When we think of caregivers usually, we picture a woman in her 50s or 60s caring for a parent. In reality, caregiving happens across the lifetime.
A 2018 study found that the average age of caregivers was 47 (down from 53 in 2010). According to a 2018 study by the AARP, one in four caregivers is a Millennial. That same year a study by BBC America estimated that there were 260,000 “young carers” (children age 8-18 taking care of a family member) in the UK. On the other end of the spectrum, 18% of caregivers in the US were age 65 and over.
There’s no minimum age for becoming a caregiver.
According to a 2006 study, 22% of high schools dropouts do not finish school because they need to care for a family member. Young children (age 8-18) who become caregivers are more likely to keep their caregiving a secret from their peers, either because they fear being placed in foster care or because they assume that this is how everyone interacts with their parents.
As the current generation continues to age, more and more Millennials are becoming caregivers. Millennial caregivers are more likely than their older counterparts to be African America, Hispanic/Latino, or Asian American. Millennial caregivers are also more likely to be balancing their caregiving with working full or part time (and 1 in 3 make less than $30,000 a year).
Caregiving and Gender
Although most caregivers are female, there has been a rise in male caregivers since 2015. There are approximately 16 million male caregivers in the US. Male caregivers are more likely to identify as heterosexual (89%), be Caucasian (59%), and married (56%). 28% of male caregivers in the US are Millennials.
Why the switch?
Baby Boomers have likely been caring for their own parent(s) at some point in their lives. Acting as sole caregiver, coupled with not being prepared for the true cost of care as they age results in them not having put aside enough to cover their own care. Families also look much different than they did when Baby Boomers were growing up. Now it’s not considered weird for family to live a few states away instead of a few houses away, or for parents to get divorced. People are putting off having kids later and later.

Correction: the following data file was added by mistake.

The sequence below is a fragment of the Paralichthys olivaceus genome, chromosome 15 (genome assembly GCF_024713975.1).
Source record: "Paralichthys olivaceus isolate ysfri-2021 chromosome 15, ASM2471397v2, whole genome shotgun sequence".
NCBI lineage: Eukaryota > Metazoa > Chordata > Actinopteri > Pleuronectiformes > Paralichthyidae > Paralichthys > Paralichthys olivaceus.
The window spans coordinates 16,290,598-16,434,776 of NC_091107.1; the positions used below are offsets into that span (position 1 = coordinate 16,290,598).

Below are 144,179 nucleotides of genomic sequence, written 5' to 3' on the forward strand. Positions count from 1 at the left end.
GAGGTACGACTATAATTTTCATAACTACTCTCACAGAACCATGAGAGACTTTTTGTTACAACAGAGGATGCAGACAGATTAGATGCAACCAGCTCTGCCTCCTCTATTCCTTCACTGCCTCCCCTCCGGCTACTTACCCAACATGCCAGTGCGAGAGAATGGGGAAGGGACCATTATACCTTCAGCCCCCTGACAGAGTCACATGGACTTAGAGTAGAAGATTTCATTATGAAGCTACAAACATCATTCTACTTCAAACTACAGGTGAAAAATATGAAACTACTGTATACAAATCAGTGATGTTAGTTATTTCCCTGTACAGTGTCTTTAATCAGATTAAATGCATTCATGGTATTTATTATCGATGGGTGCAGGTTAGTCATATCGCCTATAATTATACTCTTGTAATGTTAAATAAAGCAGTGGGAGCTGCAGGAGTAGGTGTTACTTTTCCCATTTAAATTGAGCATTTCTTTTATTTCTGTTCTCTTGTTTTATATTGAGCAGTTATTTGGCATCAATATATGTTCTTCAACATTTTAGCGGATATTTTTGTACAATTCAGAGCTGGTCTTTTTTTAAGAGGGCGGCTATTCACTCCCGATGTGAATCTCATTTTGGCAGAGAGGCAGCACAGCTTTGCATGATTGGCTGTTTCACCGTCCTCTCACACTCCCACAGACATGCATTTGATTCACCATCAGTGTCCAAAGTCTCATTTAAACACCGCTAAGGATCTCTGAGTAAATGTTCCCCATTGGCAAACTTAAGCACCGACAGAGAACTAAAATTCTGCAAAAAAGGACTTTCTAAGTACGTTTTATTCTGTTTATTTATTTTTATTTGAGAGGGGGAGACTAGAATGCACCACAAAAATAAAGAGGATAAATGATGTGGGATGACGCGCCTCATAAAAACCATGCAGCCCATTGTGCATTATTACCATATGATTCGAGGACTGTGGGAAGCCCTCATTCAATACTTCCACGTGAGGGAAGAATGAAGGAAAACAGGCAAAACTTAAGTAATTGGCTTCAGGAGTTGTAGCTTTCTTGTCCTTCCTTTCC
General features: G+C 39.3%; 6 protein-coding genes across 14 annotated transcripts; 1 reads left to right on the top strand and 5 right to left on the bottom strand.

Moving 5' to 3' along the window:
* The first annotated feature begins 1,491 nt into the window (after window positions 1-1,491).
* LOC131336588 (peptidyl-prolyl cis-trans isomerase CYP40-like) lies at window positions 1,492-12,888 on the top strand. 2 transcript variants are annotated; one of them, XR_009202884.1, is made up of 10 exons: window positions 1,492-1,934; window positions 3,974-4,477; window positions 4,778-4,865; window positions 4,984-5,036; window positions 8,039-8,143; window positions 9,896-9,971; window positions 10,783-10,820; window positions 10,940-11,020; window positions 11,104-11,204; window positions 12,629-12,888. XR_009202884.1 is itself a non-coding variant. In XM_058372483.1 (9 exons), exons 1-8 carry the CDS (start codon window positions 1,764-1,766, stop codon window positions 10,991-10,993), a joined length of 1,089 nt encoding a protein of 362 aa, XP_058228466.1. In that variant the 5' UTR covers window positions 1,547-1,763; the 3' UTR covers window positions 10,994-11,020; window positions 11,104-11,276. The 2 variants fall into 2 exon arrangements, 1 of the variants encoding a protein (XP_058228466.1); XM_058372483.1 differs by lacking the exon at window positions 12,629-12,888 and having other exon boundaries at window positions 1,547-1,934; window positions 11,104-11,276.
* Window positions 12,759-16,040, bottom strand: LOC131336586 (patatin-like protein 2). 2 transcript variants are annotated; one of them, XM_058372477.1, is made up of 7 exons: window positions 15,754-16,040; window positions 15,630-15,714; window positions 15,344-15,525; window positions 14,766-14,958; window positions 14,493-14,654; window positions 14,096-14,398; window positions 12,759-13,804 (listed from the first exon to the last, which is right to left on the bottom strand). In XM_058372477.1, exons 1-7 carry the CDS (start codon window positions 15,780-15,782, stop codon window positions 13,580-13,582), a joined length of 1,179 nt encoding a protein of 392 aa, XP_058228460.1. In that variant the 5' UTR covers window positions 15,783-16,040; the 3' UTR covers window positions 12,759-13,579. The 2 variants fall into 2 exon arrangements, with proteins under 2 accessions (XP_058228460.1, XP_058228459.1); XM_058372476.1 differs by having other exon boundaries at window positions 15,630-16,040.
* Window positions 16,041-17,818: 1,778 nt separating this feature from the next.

Baby Boomers are more likely than their parents were to never marry or to not have children; they’re also more likely to be divorced than their parents were. This means that Baby Boomers are at risk of feeling isolated and living alone in their later years. These factors lead to them relying on friends or family members for care.
People are also living longer, which means an increase in chronic conditions. This also leads to an increase in the need for caregivers as those who are currently acting as caregivers continue to age. According to the Bureau of Labor Statistics, 39% of caregivers cared for someone age 85 or over in 2017.
Where can caregivers, young and old, turn for help?
Caregiving duties can get in the way of school or work. Caregivers can speak to their boss (or a teacher/counselor they trust) about the situation and come up with accommodations. For example, can you have an extension on a paper, or can you work from home one day a week? Another place to turn is other family members in the area. Do they have any skills they can use to help?
One of the biggest challenges for younger caregivers is that they feel out of place in traditional support groups due to their age. Younger caregivers may benefit from looking at newer technology for support- is there a Facebook group or online chatroom they can join?
Regardless of age, caregivers can benefit from getting in touch with their local Area Agency on Aging or nonprofits in their area like Catholic Social Services that can support them on their caregiving journey.